Vertical Influences is a celebration of free skating, creative dancing on ice with solo parts and collective formations from a fist of five skaters. From company Le Patin Libre of Montréal, Canada.
The five each have their own distinct, individual style. The lady leading the pack at times, the tall sporty one with rhythm, the bowtied dreamer, the jumper, the hooligan in the hockey skates. There is choreography, there is a plan, but the show feels joyously loose and free. The skaters play and dance. Influence is body language here.
The show is in two parts, each providing a unique view on the action on ice. First the audience, the few dozen of us, are seated in the best seats in the house, looking down on the action from the side. In the second half we get to move even closer, with seating ON the partially cloth covered ice.
What a surprise treat it proved to be to see ice skating by talented individuals from touching distance, without a plexiglass between us. Hyperreal experience to see the five rush towards you and in perfect control bank away at a distance of mere meters.
All through the show there are gorgeous long shadows on the ice from bright - brilliant, inspired - lighting from the sides rather than overhead. Colourful, cool moods and the skaters' dramatic faces come right up close. Spectacular silhouette play, with shadows dancing on the cold hard texture of the chipped and sliced ice.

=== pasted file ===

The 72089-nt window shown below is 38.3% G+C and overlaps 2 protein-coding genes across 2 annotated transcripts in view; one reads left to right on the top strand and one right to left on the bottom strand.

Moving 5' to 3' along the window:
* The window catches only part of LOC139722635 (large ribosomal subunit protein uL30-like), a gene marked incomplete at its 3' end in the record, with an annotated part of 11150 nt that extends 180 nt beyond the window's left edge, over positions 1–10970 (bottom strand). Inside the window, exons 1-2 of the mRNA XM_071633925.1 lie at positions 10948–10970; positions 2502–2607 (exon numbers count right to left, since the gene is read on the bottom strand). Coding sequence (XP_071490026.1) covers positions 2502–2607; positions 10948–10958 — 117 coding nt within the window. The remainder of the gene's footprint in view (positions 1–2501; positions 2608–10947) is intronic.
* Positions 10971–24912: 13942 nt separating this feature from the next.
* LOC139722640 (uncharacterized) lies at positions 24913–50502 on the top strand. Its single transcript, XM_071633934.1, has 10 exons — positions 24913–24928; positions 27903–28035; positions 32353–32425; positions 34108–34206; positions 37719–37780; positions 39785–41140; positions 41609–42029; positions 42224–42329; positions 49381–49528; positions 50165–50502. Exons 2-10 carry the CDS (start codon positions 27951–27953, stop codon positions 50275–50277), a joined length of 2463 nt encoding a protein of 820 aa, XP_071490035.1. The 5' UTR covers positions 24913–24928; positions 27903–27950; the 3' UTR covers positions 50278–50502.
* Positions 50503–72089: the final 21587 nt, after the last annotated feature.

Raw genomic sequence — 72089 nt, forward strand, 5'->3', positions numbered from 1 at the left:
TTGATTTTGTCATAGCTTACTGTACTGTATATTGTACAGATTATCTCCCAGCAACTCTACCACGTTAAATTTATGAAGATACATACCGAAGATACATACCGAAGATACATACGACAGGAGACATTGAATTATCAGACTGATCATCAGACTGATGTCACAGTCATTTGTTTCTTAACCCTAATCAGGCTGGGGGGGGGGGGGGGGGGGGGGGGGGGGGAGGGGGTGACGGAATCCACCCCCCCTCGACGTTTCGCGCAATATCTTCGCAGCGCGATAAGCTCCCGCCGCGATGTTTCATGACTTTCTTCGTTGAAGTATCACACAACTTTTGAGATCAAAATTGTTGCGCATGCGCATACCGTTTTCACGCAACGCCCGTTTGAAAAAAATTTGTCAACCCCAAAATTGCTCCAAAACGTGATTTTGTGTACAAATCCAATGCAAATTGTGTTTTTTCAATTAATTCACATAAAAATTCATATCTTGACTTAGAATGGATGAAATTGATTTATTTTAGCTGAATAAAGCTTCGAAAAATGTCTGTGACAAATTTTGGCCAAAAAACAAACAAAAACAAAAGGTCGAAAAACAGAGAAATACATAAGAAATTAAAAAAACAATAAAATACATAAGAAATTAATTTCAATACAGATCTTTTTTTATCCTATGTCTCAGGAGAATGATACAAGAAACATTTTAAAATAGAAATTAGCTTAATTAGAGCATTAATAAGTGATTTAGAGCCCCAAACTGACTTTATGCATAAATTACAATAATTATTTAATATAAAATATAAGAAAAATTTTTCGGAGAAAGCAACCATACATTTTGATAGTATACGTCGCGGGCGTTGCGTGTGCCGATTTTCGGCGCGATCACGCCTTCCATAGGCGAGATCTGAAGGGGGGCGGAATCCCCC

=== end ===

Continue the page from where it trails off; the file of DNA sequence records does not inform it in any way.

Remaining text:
There's a brilliant mathematical beauty in the skaters' precise arcs, circles, fan-outs and fold-ins. Using the point or heel of a skate as a compass is a repeating feature. Straight lines cut through the curves. Skating is all physics: momentum, angular velocity, friction, collision, conservation of energy, balance.
In addition to the visuals, there's rhythmic use of ice and the unique acoustics of the rink, with tapping, clapping, slides, stops, and stabbing kicks. The fitting score is enigmatic low key electronic, probably Canadian tunes. There's an intriguing shattering glass motif nicely working with natural skating sounds.
Despite all this spectacle, the pacing felt slightly off, and I was frequently hoping for something slightly more creative or impressive. Or maybe more in the narrative tradition. The show is nicely summarised by the music: intriguing, and always developing into something, but not really sticking to mind.
Unique smell of stale ice rink air in the cafe. Murrayfield rink, located in the west a good distance from the fringe hubs, hails from decades past. The veteran cabbie that brought me had childhood memories of the place. Nineties designs in old school posters left on the walls. Wrestling and all kinds of shows staged there — a little contemporary ice dance fits in (and on the fringe) no problem.
Big smiles from the performers at the end. Sure, it's part of the skating tradition, but you couldn't help feeling like these people really enjoyed sharing their art. As warm and intimate a setting as (only) an ice rink can be. Hot chocolate a big seller at show interval. Winning idea my bringing a blanket. And wearing four layers of jumpers.
Beautiful, creative ice dance from the Canadians. Go see, and dress even warmer than you think appropriate.